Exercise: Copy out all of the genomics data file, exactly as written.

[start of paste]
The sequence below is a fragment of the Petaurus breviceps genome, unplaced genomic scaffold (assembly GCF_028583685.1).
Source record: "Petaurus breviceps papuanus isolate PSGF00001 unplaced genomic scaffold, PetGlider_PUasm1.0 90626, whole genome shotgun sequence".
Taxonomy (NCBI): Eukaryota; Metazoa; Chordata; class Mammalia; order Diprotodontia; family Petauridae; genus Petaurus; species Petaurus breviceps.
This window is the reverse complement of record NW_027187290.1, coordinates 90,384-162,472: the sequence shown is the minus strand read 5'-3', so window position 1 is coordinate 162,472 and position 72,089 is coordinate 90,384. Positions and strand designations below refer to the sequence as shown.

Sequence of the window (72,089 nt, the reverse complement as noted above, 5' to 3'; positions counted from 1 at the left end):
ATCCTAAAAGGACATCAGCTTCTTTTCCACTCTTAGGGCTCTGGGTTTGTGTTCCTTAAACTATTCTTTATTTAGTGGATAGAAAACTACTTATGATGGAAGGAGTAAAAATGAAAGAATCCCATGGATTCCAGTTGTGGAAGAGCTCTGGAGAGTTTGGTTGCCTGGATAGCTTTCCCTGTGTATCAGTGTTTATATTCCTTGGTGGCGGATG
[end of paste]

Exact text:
The sequence below is a fragment of the Petaurus breviceps genome, unplaced genomic scaffold (assembly GCF_028583685.1).
Source record: "Petaurus breviceps papuanus isolate PSGF00001 unplaced genomic scaffold, PetGlider_PUasm1.0 90626, whole genome shotgun sequence".
Taxonomy (NCBI): Eukaryota; Metazoa; Chordata; class Mammalia; order Diprotodontia; family Petauridae; genus Petaurus; species Petaurus breviceps.
This window is the reverse complement of record NW_027187290.1, coordinates 90,384-162,472: the sequence shown is the minus strand read 5'-3', so window position 1 is coordinate 162,472 and position 72,089 is coordinate 90,384. Positions and strand designations below refer to the sequence as shown.

Sequence of the window (72,089 nt, the reverse complement as noted above, 5' to 3'; positions counted from 1 at the left end):
ATCCTAAAAGGACATCAGCTTCTTTTCCACTCTTAGGGCTCTGGGTTTGTGTTCCTTAAACTATTCTTTATTTAGTGGATAGAAAACTACTTATGATGGAAGGAGTAAAAATGAAAGAATCCCATGGATTCCAGTTGTGGAAGAGCTCTGGAGAGTTTGGTTGCCTGGATAGCTTTCCCTGTGTATCAGTGTTTATATTCCTTGGTGGCGGATG